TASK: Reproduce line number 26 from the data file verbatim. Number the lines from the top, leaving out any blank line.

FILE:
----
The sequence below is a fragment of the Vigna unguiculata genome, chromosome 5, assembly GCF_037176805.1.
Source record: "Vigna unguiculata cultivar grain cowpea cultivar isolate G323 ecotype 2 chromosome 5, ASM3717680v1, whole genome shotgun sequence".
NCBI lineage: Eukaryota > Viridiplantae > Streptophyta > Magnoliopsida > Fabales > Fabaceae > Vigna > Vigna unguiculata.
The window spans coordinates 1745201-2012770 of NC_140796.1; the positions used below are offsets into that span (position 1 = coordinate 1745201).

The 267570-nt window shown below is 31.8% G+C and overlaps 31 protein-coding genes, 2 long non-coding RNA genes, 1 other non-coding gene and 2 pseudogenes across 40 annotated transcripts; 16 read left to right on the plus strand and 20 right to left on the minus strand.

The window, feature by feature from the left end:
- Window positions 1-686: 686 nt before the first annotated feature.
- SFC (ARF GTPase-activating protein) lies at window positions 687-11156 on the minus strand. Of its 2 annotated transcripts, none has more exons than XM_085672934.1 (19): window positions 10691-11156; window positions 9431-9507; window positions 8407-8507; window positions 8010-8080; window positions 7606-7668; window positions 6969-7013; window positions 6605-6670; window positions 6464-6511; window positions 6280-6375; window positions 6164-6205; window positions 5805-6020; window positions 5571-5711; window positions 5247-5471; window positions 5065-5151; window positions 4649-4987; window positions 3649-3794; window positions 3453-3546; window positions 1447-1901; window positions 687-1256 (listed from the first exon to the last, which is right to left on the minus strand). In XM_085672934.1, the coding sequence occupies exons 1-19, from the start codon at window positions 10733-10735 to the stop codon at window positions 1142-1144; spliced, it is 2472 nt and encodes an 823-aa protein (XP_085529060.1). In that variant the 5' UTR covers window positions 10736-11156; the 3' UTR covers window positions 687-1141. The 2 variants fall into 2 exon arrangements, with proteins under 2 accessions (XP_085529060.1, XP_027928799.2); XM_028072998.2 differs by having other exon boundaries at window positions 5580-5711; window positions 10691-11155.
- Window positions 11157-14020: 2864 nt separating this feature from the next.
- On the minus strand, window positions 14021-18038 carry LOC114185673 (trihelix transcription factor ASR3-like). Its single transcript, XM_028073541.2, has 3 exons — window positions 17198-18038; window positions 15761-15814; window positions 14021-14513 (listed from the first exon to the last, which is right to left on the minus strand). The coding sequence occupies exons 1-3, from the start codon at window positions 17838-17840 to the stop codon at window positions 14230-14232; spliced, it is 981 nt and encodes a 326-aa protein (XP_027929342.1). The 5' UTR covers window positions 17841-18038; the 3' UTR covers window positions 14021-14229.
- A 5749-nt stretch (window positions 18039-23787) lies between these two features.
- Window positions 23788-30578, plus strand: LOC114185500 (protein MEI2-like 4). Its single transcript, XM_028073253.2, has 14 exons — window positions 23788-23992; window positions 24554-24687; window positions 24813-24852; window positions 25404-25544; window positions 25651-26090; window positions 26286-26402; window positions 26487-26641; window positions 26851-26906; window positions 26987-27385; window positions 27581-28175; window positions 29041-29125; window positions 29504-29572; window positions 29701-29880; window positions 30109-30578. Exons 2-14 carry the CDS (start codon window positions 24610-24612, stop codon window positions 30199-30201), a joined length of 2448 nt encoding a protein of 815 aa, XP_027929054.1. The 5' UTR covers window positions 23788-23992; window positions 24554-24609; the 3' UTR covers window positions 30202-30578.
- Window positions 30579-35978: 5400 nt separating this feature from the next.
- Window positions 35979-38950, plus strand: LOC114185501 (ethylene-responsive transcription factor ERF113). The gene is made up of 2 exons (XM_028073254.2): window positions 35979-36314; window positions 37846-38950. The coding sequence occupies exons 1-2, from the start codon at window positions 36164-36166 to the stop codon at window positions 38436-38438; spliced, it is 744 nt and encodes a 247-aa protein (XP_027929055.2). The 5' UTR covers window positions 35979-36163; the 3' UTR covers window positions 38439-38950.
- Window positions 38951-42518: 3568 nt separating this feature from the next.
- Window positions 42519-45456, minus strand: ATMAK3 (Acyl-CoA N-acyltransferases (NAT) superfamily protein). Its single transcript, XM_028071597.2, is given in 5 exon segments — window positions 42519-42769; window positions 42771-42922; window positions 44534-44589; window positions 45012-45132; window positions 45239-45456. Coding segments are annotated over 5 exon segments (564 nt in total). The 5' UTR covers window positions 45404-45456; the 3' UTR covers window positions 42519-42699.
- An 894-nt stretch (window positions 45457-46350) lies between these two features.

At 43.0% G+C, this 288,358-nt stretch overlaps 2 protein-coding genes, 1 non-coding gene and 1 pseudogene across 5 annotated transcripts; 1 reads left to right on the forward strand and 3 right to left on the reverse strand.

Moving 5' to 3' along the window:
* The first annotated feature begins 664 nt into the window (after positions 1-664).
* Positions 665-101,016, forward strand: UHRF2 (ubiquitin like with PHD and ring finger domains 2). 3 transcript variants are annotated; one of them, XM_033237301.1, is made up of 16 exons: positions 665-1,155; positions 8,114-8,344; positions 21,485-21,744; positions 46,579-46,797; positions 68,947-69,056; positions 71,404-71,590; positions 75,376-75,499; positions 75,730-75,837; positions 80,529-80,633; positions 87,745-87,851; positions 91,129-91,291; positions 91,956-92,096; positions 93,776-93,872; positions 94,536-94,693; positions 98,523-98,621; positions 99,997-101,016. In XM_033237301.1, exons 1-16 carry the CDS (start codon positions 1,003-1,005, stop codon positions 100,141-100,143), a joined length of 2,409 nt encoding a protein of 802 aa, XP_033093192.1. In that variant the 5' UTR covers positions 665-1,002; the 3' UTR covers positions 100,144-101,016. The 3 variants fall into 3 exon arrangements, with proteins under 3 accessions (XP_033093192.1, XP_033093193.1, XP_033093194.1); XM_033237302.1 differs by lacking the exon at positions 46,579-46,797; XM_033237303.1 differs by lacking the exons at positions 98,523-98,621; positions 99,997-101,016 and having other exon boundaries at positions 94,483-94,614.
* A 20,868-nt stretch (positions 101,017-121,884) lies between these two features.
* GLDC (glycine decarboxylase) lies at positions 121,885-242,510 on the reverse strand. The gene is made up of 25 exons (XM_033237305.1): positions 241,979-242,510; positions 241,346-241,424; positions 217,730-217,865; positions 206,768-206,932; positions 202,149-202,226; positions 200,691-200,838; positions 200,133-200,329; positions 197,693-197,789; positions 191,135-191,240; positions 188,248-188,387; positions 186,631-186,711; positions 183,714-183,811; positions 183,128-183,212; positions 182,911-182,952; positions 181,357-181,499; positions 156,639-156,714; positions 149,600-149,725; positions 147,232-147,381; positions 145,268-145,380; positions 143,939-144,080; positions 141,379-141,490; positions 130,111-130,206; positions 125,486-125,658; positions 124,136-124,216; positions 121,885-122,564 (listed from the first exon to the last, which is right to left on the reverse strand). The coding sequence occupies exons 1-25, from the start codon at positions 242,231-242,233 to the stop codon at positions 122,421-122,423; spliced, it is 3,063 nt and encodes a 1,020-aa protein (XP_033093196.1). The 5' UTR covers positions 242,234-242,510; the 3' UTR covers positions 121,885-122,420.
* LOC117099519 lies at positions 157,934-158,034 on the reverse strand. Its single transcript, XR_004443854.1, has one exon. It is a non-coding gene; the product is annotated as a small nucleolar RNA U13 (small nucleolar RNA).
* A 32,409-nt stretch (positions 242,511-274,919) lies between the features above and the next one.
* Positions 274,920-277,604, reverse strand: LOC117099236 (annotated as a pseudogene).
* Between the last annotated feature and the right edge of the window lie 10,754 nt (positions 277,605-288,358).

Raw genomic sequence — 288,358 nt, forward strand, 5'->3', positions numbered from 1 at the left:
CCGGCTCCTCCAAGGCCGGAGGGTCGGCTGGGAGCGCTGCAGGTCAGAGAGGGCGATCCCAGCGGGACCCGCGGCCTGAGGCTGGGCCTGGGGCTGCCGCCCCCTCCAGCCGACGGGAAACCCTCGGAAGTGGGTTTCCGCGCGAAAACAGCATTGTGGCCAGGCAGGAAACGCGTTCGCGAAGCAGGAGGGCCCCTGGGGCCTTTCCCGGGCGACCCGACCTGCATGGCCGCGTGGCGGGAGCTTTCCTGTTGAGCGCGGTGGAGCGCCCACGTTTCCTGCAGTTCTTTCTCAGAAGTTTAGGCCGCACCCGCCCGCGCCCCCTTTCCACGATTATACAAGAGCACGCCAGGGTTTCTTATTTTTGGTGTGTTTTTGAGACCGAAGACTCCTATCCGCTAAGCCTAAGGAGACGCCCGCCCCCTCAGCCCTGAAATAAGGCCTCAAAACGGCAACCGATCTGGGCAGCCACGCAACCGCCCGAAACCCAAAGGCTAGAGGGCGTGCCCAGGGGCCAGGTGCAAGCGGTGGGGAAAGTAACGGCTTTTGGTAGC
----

* Positions 274,920-277,604, reverse strand: LOC117099236 (annotated as a pseudogene).